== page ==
By Holly Zachariah | The Columbus Dispatch | Posted May 12, 2018
CIRCLEVILLE — As the man with the handful of tiny needles moved closer, Sarah Downs’ nervousness grew with his every step. She rocked back and forth in her plastic chair. She fidgeted. She bounced a leg.
She was there in the meeting room of the Pickaway Area Recovery Services (PARS) voluntarily, yet she still was unsure about what her friends had told her: that the acupuncture she was about to experience would ease the anxiety and fear that consumes her mind as she journeys through recovery from heroin and methamphetamine addictions.
Kenneth “Jimmy” Laux, a Circleville chiropractor and certified acupuncturist, knelt beside Downs and pierced each of her ears with five needles. As he did so, he explained what specific spot the needle stick was hitting and how it would help. Certain spots calm nerves and control anger, others deal with sadness and depression. Still more affect a person’s “fight or flight” response and will power.
Downs, 38, hoped the treatment worked. Celebrating three months sober this time around, she still is trying to get control of her feelings without using drugs.
“You feel really anxious all the time, just nervous. It’s a scary time,” she said. “This time, I’m trying anything possible to stay clean.”
She was one of eight women who sat for 30 minutes with the needles poking from their ears Wednesday, all part of a new program that includes Laux and his acupuncture as one of the weapons in the fight to beat addiction.
It came about because Pickaway County Common Pleas Judge P. Randall Knece had earlier this year heard about auricular acupuncture (utilizing only external ear points) from a recovery home where he sometimes sends defendants from his court. He asked Laux if it was true that this practice could help those overcoming addictions. Laux said yes. He is certified by the National Acupuncture Detoxification Association and uses its method.
Knece said that after nearly a quarter-century on the bench, he never thought he would be talking about using acupuncture to help drug users who came before him. But nothing stays the same, and he said he now sees it as a challenge to find new ways to balance justice and fix society.
“You can’t just lock people up and expect them to change. You have to do something,” he said. “We just can’t do it like we always did.”
Knece has pledged almost $13,000 to help cover the $55 cost per treatment for those in recovery who don’t have Medicaid or private insurance. The money will come out of $434,000 he has received from the state to build innovative justice programs to help keep low-level, nonviolent offenders out of prison.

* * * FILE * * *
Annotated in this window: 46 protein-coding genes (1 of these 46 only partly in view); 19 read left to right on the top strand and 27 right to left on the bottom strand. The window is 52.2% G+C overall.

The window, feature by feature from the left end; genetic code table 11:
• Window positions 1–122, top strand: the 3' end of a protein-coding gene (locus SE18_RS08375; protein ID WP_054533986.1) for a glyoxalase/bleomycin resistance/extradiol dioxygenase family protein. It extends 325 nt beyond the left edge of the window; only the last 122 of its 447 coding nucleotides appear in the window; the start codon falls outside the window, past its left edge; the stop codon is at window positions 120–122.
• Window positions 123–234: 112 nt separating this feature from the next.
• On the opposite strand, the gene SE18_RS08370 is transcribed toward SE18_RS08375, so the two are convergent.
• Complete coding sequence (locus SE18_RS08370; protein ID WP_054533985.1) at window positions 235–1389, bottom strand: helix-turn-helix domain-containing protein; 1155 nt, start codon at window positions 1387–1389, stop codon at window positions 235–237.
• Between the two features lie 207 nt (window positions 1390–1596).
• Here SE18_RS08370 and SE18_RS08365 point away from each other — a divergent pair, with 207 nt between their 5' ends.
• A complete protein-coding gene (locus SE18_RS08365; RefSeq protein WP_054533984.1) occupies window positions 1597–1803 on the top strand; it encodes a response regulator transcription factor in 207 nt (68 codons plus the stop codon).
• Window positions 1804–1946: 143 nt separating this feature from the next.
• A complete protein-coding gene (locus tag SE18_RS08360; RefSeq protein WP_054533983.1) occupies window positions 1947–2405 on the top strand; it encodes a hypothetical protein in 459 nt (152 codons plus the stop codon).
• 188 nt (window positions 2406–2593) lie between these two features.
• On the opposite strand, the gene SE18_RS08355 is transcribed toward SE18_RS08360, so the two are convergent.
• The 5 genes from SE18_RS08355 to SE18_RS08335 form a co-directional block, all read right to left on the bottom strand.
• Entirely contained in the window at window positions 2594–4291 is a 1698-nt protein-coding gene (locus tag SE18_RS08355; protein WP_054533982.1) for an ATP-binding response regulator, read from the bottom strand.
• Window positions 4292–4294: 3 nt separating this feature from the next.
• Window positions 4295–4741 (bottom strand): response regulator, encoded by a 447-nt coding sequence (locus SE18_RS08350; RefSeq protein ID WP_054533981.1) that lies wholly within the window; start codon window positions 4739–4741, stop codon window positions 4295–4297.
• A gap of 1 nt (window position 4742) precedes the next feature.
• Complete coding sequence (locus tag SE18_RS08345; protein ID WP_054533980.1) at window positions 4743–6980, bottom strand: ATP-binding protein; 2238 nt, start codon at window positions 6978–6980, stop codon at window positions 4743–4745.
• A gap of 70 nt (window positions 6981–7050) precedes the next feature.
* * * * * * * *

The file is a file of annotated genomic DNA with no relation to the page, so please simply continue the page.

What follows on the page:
Knece underwent acupuncture himself because he wanted see how it felt. He winced a little as the first two needles went in, and laughed as he told the eight women gathered around the tables — some of whom he had earlier sent to prison or county jail — that they lied to him when they said it didn’t hurt. He decided the stick feels a little like a sweat-bee sting.
Since mid-April, Laux visits PARS twice a week and has given 35 treatments to 15 people.
Tiera Rapp, 43, is in recovery from pain pill and heroin addictions. She has had four treatments and is among those who told Downs how much they helped.
“I’m way more mellow,” Rapp said about the effects of the acupuncture. “It helps me get out of my own head.”
That is key, said Barry Bennett, executive director of PARS.
“There is some relaxation and sense of peace,” Bennett said. “And these folks need that.”
It isn’t intended to be a solo treatment, just one part of a continuum of care that includes cognitive-behavioral therapy, Narcotics Anonymous and Alcoholic Anonymous meetings, counseling sessions and all things that go along with successful sobriety.
In fact, auricular acupuncture in this model is nonverbal, meaning that other than some basic explanation of what he’s doing, Laux has no interaction with the patients at all: He doesn’t assess them, counsel them, make reports to anyone about them or get to know them at all.
“I’m not giving them any wooey-wowie. I stick them and go,” Laux said.
Part of the idea is that in a group setting, as the clients sit for 30 minutes with the needles in their ears, the shared experience will help, too.
Bennett said he has read the research that shows people in recovery who undergo acupuncture stay clean at a higher rate than those who don’t. Some drugs courts, for example, report that the rates of offenders who used again dropped by as much as 10 percent when acupuncture was a part of that treatment. That was good enough for him.
“We can take them out of the drugs, sure, but we have to take them somewhere, too,” Bennett said. “If this helps us do that, amen.”
Reposted with permission from The Columbus Dispatch